Yes, so it was really about the whole individual thing. They didn’t buy stuff, they changed their clothes themselves, y’know? / They’d put extra buttons on and lengthen the vents and they would change this stuff week by week. / And slowly over the years this hierarchy came into place, where you would get this local face, the kind of ‘King Mod’ who would be giving out instructions about how long the vent would have to be this week and so on. So orders are being sent down.
The liner notes of a Duke Ellington album entitled Live at the Blue Note 1952 said ‘The Blue Note [Chicago (1947-)] was a haven for the smart set, in fact, the real mecca for moderns.’ (was album released in 1959?)
The Duke is on the Air: FROM THE BLUE NOTE, Chicago 1952 (1974, Aircheck 4, Canada) [& re-issued as ‘From the Blue Note’ by French Musidisc 1976]
songs: Intro / Tulip or turnip / Ting-a-ling / Flamingo / Rockin’ in rhythm / Sophisticated lady / Take the A train / Flying home / All of me / Bakiff / The hawk talks / Do nothin’ till you hear from me / VIP’s boogie / Jam with Sam / Just a-settin’ and a-rockin’ / Mood indigo.
Live at the Blue Note 09.08.2959 (Roulette 28637)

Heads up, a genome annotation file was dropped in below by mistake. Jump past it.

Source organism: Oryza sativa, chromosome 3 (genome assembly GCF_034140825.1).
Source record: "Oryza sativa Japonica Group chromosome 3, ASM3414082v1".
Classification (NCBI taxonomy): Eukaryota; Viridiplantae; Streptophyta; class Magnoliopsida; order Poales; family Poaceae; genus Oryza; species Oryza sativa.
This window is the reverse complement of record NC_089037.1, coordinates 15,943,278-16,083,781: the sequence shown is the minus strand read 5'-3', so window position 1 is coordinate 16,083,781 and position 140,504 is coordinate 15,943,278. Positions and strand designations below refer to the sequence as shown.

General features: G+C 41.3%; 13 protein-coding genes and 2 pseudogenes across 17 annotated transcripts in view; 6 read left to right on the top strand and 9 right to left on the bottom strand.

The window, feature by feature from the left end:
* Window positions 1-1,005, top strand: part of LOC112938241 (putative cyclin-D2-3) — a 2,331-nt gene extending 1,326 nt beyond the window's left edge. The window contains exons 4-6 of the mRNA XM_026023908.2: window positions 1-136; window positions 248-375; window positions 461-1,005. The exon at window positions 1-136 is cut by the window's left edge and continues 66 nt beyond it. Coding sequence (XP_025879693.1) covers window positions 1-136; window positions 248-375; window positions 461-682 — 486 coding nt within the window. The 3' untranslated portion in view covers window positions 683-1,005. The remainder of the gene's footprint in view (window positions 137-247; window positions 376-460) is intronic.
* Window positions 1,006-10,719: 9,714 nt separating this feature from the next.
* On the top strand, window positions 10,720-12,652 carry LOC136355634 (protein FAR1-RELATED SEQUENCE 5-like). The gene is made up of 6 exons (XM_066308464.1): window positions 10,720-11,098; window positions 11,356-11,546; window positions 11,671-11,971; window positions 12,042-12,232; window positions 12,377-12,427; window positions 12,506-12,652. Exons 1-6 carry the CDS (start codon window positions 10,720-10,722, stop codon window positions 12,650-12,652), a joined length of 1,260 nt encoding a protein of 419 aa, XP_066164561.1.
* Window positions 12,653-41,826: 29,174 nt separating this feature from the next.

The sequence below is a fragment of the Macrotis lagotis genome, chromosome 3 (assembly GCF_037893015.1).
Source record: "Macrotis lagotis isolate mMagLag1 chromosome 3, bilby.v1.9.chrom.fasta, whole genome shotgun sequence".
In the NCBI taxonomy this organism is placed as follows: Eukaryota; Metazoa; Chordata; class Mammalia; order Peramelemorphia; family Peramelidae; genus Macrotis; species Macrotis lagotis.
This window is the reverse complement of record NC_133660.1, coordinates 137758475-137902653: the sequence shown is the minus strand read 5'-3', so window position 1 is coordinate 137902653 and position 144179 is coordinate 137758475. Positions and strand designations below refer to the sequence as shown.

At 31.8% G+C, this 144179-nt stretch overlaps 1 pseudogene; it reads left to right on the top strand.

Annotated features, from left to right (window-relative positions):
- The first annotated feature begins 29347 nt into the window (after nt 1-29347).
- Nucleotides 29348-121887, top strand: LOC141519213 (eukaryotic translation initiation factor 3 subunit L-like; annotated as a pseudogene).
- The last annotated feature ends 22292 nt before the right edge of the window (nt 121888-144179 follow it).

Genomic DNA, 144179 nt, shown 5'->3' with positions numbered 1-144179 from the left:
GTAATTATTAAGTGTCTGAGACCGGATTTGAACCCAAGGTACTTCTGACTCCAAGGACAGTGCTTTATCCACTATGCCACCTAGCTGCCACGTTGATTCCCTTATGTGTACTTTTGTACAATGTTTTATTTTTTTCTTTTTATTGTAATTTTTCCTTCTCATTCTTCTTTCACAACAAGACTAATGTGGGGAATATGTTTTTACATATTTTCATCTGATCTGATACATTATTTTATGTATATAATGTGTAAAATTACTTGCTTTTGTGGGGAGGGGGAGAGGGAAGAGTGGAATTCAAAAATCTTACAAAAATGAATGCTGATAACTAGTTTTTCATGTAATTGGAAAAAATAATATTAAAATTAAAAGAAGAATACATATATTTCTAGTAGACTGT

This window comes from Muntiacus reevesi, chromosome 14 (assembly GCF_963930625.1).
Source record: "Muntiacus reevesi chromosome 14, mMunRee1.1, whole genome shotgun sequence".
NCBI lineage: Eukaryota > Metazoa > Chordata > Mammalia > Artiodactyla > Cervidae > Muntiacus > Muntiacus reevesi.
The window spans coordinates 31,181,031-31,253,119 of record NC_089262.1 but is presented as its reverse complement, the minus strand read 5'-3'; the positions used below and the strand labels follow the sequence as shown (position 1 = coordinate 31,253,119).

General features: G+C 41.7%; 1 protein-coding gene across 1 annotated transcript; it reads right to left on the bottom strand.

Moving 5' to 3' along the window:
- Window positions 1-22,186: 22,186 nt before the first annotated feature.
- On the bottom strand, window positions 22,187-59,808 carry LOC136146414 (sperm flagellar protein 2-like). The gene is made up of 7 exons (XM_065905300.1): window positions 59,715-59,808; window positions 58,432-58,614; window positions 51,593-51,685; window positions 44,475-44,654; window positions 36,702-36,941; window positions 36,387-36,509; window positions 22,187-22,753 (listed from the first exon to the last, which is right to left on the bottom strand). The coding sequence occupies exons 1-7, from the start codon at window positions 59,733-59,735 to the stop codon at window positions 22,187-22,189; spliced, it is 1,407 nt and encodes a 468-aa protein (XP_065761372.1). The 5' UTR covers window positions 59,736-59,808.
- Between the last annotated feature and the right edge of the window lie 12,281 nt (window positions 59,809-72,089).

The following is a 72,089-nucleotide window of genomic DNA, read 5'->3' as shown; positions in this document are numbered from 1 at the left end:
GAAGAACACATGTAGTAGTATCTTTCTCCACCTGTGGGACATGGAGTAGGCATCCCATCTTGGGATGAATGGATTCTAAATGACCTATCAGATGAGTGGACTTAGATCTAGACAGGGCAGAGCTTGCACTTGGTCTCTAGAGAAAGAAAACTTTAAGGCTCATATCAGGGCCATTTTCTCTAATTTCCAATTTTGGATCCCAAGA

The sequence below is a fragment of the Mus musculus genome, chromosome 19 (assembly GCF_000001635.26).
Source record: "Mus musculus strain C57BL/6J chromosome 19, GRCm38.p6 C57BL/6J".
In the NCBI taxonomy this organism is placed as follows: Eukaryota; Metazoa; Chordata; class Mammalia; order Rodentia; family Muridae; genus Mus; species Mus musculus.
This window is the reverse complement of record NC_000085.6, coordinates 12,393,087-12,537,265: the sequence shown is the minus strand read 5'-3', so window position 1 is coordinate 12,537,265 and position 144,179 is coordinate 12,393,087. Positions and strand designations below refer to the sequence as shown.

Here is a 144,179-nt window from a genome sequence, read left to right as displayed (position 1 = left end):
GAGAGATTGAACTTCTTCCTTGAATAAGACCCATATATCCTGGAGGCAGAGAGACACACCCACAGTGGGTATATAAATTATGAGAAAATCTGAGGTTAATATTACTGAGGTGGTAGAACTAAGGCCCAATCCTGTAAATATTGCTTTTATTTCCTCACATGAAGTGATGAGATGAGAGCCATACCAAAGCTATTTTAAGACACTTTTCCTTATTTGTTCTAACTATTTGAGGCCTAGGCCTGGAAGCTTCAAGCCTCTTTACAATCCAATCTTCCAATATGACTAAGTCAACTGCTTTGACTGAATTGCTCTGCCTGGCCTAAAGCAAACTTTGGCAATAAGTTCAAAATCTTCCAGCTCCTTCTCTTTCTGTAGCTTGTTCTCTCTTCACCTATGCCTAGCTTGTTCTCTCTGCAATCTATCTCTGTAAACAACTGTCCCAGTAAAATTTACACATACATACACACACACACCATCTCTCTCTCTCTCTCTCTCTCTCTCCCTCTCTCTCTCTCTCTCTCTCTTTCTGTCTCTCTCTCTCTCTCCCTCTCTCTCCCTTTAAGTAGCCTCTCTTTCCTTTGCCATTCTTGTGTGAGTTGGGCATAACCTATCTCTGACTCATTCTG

even by 1950, bop had yet to hit Chicago in a big way
The Blue Note was the first truly integrated club downtown. There simply was no other establishment in the Loop that offered hospitality to both races;
CHK Richard Weight
MOD: From Bebop to Britpop, Britain’s Biggest Youth Movement. pp.127-28 for importance of ‘Ready, Steady, Go!’ (9 August 1963-) as spreader of mod fashions
Rpb Nicholls’s testimony
I am not sure when the term “Mod” began to be applied; probably about the time Rod Stewart adopted the designation “Rod the Mod.” I remember a Jazznik guy in Studio 51 waylaying me in the men’s room, probably in August 1963 or shortly before, and bemoaning how these young guys with short hair (he described Mods but didn’t use the term), were showing up in numbers and spoiling the blues clubs and generally messing up the scene. Although I withheld my council I was secretly miffed because he didn’t identify me as one of those guys, but it underscores that at that time we were getting a distinct Mod identity.
I am just trying to be historically accurate and I have simply relied on my own memory. Although I heard the term “modernist” earlier, I don’t remember hearing “mod” before 1963. So your Dad adding his name to his 1962 memory would help clear that one up.
For sure there were “mods” in 1962, that’s when I became one. Even in 1961, I remember Covent Garden boys from the fruit market at the lunchtime dances at the Lyceum in Aldwych with mod hairstyles and clothes, but I never heard them called anything beyond stylish young men.